The temperature effect on the glycine decomposition induced by 2 keV electron bombardment in space analog conditions

Pilling, Sergio; Nair, Binu G.; Escobar, Antonio; Fraser, Helen and Mason, Nigel (2014). The temperature effect on the glycine decomposition induced by 2 keV electron bombardment in space analog conditions. The European Physical Journal D, 68(3), article no. 58.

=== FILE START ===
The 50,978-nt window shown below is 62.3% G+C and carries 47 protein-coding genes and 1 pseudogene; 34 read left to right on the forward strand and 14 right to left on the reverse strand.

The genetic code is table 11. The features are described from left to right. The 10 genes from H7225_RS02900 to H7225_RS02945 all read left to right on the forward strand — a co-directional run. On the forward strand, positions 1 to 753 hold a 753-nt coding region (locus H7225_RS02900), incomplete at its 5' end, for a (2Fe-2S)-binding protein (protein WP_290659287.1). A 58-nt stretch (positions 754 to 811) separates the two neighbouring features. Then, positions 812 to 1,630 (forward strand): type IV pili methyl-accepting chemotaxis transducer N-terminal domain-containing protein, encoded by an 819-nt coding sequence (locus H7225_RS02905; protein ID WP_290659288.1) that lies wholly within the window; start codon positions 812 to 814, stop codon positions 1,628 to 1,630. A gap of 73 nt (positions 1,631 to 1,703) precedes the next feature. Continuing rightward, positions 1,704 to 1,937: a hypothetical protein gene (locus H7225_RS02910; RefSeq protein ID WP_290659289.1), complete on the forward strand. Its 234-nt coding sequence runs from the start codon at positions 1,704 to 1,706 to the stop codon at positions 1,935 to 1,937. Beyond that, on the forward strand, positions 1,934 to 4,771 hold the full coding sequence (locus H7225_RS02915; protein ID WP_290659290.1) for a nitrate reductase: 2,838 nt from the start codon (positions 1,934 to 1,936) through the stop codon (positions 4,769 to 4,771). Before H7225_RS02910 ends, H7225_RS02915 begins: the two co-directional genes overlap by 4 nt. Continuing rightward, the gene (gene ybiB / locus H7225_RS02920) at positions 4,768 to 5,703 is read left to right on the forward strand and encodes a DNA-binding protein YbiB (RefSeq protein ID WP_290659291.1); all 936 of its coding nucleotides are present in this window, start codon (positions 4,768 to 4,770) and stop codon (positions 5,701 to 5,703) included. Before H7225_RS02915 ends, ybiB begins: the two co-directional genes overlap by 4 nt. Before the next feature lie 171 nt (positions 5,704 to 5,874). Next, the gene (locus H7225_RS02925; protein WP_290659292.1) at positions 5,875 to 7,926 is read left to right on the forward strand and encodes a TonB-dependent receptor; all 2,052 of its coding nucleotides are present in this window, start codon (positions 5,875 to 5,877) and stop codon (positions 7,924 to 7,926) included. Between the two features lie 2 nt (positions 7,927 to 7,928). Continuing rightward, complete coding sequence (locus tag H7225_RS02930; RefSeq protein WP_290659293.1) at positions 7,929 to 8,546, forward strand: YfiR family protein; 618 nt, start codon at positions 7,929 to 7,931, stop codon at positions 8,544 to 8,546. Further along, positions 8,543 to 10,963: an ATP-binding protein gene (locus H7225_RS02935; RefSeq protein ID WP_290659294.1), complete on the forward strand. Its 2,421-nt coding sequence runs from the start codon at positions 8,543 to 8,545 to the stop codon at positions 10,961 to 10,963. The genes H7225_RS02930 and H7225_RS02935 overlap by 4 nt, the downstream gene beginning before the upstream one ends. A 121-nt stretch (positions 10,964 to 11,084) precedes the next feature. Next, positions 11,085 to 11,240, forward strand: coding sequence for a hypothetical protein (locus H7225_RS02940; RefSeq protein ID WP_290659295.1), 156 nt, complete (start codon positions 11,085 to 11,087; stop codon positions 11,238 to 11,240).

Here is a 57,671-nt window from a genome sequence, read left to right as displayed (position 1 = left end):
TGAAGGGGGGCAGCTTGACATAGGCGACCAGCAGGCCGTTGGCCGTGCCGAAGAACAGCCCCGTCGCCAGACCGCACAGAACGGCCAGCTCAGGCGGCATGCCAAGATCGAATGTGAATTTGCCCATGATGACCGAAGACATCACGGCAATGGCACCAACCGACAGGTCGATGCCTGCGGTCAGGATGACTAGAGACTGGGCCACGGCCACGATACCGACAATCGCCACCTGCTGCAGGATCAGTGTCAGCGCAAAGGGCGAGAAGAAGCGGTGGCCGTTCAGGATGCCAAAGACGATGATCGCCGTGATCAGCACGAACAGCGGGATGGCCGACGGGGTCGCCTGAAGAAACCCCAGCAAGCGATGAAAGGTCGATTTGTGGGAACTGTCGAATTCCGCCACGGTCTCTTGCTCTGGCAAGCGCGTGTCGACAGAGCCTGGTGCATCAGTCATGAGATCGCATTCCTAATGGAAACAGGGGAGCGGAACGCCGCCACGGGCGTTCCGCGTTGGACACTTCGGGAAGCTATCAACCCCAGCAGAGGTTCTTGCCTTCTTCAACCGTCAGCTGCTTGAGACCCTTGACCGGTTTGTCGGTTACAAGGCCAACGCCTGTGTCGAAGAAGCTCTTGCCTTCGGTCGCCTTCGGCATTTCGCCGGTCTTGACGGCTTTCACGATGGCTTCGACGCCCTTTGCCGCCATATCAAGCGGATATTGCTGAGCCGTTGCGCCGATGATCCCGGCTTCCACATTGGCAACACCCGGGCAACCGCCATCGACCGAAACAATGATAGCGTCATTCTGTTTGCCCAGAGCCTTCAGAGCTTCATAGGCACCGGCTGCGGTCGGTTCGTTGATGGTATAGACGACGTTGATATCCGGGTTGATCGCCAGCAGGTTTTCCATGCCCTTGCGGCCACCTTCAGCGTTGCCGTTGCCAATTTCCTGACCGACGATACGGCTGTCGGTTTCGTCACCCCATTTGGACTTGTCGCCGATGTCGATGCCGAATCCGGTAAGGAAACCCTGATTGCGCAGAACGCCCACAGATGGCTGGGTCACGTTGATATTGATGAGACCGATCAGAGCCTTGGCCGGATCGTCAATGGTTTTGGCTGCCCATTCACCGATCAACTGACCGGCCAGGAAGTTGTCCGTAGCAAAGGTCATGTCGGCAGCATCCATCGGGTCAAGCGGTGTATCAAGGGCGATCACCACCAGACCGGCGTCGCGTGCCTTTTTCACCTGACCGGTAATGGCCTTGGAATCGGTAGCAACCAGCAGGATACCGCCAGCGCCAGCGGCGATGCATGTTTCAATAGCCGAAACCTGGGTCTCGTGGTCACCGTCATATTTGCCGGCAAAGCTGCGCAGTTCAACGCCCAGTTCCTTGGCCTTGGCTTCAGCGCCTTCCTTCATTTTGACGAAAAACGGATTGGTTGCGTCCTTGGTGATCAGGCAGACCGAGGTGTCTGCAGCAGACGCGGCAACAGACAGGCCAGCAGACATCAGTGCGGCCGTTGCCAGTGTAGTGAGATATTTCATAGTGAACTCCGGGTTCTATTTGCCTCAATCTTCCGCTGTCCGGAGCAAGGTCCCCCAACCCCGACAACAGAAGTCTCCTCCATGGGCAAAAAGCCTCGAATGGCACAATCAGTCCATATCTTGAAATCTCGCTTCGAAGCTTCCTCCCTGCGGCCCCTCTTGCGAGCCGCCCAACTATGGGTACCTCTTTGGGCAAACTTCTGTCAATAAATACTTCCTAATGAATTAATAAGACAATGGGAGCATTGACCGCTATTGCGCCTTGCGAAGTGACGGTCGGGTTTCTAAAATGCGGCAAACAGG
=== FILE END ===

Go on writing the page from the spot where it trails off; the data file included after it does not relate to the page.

Glycine is the simplest proteinaceous amino acid that has been extensively detected in carbonaceous meteorites and was recently observed in the cometary samples returned to Earth by NASA’s Stardust spacecraft. In space, such species is exposed to several radiation fields at different temperatures. In aqueous solutions, this species appears mainly as zwitterionic glycine (+NH3CH2COO) however, in solid phase, it may be found in amorphous or crystalline forms. Here, we present an experimental study on the destruction of two zwitterionic glycine crystals (α- and β-form) at two different temperatures (300 K and 14 K) by 2 keV electrons in an attempt to test the behavior and stability of this molecular species in different space environments. The samples were analyzed in situ by Fourier transform infrared spectrometry at electron fluences. The experiments were carried out under ultra-high vacuum conditions at the Molecular Physics Laboratory at the Open University at Milton Keynes, UK. The dissociation cross section of glycine is approximately 5 times higher for the 14 K samples when compared to the 300 K samples. In contrast, no significant differences emerged between the dissociation cross sections of α- and β-forms of glycine for fixed temperature experiments. We therefore conclude that the destruction cross section is more heavily dependent on temperature than the phase of the condensed glycine material. This may be associated with the opening of additional reaction routes in the frozen samples involving the trapped daughter species (e.g. CO2 and CO). The half-life of studied samples extrapolated to space conditions shows that glycine molecules on the surface of interstellar grains has less survivability and they are highly sensitive to ambient radiations, however, they can survive extended period of time in the solar system like environments. Survivability increases by a factor of 5 if the samples are at 300 K when compared to low temperature experiments at 14 K and is independent of the crystalline structure. In addition, this survival would increase if the molecular species were protected by several layers of other molecular species as trapped in comet mantles or embedded within regolith in asteroids/lunar surfaces. The understanding of the excitation and dissociation processes of organic compounds in space simulation is highly required to put constrains in the puzzle over the origin of life in the primitive Earth.

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